Our society recognizes that there is essentially no excuse for abusive behavior of any type, especially as to children and other vulnerable people. Nevertheless, abuse happens.
Elder abuse occurs when any adult is abused, neglected or exploited. Notably, though, neglecting someone is not abuse unless there is a duty to care for that person.
Under Ohio law, an adult can be the subject of elder abuse. And, the definition of adult is someone who lives someplace other than a nursing home/facility (at home, usually), who is at least 60 years old, and who is particularly vulnerable to abuse due to age or medical condition (mentally or physically).
The signs of elder abuse are many and often include changes in physical appearance, personality or mood or finances. If a vulnerable person (like someone with limited ability to drive) acquires a new “best friend” or is withdrawing large sums of money, that can also be a sign of potential abuse.
To file a report of potential elder abuse, the reporter only needs “reasonable cause to believe” that an adult is being abused. If there is reasonable cause, the reporter has no legal liability for making a report. The only time a reporter could face liability for a report is if a report is made with bad faith or with a malicious purpose.
For someone to report potential elder abuse of someone living anywhere other than in a nursing home/facility, the report is made to the local, county Job and Family Services Office or law enforcement. Reports of potential elder abuse can be made orally or in writing, but if Job and Family Services needs clarification of an oral report, a written report may be requested.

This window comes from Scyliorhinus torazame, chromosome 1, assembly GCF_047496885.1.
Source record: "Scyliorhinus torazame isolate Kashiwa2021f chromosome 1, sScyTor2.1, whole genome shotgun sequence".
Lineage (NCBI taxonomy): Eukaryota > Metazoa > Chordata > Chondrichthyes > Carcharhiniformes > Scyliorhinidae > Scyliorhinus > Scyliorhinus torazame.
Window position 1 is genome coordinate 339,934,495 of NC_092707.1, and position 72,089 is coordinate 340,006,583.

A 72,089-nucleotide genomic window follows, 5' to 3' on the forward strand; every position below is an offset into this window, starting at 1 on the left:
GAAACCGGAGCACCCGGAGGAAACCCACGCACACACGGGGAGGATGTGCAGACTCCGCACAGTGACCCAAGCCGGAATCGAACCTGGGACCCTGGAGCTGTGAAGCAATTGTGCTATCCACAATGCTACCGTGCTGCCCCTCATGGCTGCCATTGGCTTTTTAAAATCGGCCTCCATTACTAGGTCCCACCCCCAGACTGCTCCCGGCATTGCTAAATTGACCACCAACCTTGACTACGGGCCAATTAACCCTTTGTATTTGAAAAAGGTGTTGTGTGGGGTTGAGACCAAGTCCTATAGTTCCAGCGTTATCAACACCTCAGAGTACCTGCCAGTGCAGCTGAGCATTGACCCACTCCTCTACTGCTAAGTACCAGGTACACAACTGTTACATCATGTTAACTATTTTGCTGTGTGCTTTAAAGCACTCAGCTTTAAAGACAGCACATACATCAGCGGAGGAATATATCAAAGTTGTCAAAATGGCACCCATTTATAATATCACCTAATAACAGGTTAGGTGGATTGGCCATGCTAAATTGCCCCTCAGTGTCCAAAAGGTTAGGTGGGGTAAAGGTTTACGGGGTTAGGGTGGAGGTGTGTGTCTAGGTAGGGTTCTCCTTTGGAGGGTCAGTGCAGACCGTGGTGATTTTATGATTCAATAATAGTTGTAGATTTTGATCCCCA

For someone to report potential elder abuse of someone living in a nursing home/facility, the report of potential abuse is made to the Ohio Department of Health or law enforcement.
Thus, there are two different government offices for reporting elder abuse, and the reporting entity depends upon whether the person is in a nursing home/facility or not. Anyone who is not certain of the residential status of a potential victim of elder abuse can contact an attorney or law enforcement to ask for guidance of which office to contact.
Reports need not be perfect or overly detailed, but it definitely helps if the reporter can identify the potential victim of abuse by name and address and identify any caregivers. Of course, identifying the nature of the abuse (financial, neglect or exploitation) is also helpful along with what facts were witnessed that lead to the conclusion that there may be abuse.
Although literally anyone can report potential elder abuse, there are many professionals who are “mandatory reporters” who must report every instance when there is reasonable cause to believe that there may be abuse. Mandatory reporters include just about anyone who has a professional license in Ohio, including real estate agents, financial planners, clergy, accountants and dentists, whether those professionals became aware of the potential abuse professionally or personally.
Lee R. Schroeder is an Ohio licensed attorney at Schroeder Law LLC in Putnam County. He limits his practice to business, real estate, estate planning and agriculture issues in northwest Ohio. He can be reached at Lee@LeeSchroeder.com or at 419-659-2058. This article is not intended to serve as legal advice, and specific advice should be sought from the licensed attorney of your choice based upon the specific facts and circumstances that you face.